Abstract: Economic growth is increasing the demand for energy. Information and Communication Technologies (ICT) have been identified to play an important role in reducing the energy intensity and increasing the energy efficiency of the European Union (EU) economy. ICT will not only improve energy efficiency and help combat climate change, they will also stimulate the development of a large leading-edge market for ICT enabled energy-efficiency technologies that will foster the competitiveness of European industry and create new business opportunities. As ICT are today pervasive to all industrial and business domains, they are expected to generate deep impacts in energy efficiency of buildings of tomorrow. Although versatile statistical information is available on energy consumption in different buildings, there is still limited understanding about the potential of ICT to reduce energy consumption. In order to put ICT at the core of the energy efficiency effort and to enable reaching its full potential, it is necessary to foster research and development (R&D) into novel ICT-based solutions and strengthen their take-up — so that the energy intensity of the economy can be further reduced by adding intelligence to components, equipment and services. In this paper, ICT based support tools to energy efficiency in the so-called smart buildings are investigated. The state-of-the-art in ICT for smart buildings is discussed with focuses on the role of ICT and key fundamental fields in which R&D efforts are needed to enable the energy efficiency in future smart buildings. Five key areas including design and simulation tools, interoperability/standards, building automation, smart metering and user-awareness tools have been identified where there is potential to improve energy efficiency through the use of ICT, and they are considered as the next generation ICT for future smart buildings. As an energy efficient housing example, the Lighthouse built in the UK is discussed in detail along with its ICT integrated building services and demonstration data of energy use. This gives a better understanding of the impacts of ICT on the energy efficiency in buildings. The paper concludes that in order to achieve the energy efficiency in buildings, further support of multidisciplinary R&D and innovation demonstrating the potential of ICT based solutions are needed to foster and accelerate the deployment of energy efficient solutions in buildings.

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Series: w78:2009 (browse)
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Lok M

San Francisco international airport: eye on progress

Abstract: With an eye on airport safety and future expansion, San Francisco International Airport has been investing in state-of-the-art computer technology to improve facilities maintenance, speed construction projects, and reduce operation costs. Since the San Francisco Chamber of Commerce purchased the 100 acres off Old Bayshore Highway at the edge of South San Francisco in 1927, the Airport has been continuously expanding and increasing in complexity with each decade. With every expansion and increase in passenger load, more and more tools are required to maintain the Airport and keep it functioning. Therefore, when the Airport started preparing for another expansion, the elements were already in place for the development of a geographical information system (GIS). The GIS will be the foundation for other systems, such as automated facilities management or computer aided dispatch to eventually create an overall computerized information model of the airport properties including a three-dimensional electronic model of the airfield and facilities. The decision to computerize was designed to increase the efficiency and safety of the Airport in a broad range of functions.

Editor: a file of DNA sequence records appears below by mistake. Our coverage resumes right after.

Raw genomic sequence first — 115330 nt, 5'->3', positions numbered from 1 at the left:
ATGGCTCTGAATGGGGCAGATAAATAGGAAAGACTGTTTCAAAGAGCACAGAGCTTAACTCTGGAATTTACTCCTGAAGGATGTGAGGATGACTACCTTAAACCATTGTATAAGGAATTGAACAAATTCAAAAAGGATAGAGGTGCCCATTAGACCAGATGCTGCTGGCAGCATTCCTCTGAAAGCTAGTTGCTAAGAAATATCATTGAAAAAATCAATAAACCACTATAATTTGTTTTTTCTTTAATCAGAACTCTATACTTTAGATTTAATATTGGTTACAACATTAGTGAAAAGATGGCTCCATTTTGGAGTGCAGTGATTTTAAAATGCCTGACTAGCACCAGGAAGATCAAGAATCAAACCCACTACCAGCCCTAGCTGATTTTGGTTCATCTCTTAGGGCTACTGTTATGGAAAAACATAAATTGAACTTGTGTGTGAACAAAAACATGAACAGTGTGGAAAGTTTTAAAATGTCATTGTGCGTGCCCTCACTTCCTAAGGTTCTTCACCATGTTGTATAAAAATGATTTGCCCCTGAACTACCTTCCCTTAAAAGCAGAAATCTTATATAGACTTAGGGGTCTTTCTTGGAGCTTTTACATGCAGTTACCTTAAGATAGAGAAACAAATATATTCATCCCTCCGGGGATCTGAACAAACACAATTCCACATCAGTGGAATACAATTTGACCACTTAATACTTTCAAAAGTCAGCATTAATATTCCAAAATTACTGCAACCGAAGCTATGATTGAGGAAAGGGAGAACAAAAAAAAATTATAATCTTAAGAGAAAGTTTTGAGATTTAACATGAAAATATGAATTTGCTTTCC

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Full text: content.pdf (879,966 bytes) (available to registered users only)

Series: w78:1995 (browse)
Cluster: papers of the same cluster (result of machine made clusters)
Class: class.commerce (0.020800) class.synthesis (0.012902) class.economic (0.012446)
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Permission to reproduce these papers has been graciously provided by the Stanford University, USA. The support of the editors, particularly Prof. Fischer is gratefully appreciated.


Mohammed Kishk, Richard Laing, Martin Edge, and Jonathan Scott

An Integrated Framework For The Optimal Selection Of Hospital Finishes - System Proposal And Methodology

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Series: w78:2006 (browse)
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Naaranoia M

Approach for strategic decisions in cad development in design offices

Abstract: The primary goal of this paper is to present a decision-making process for managers of a design group. The aim of the process is to improve significantly the competitiveness of the company in such a way that it uses and supports: competence and development of individuals; creativity; and trends in CAD. The proposed approach for strategic decisions in CAD development (figure 1) consists of seven stages: the performance objectives for CAD development; selection of action plan; preliminary development project review; selection; managing the benefits, costs and risks during the implementation; post evaluation; and competitive edge evaluation.

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Series: ecce:1997 (browse)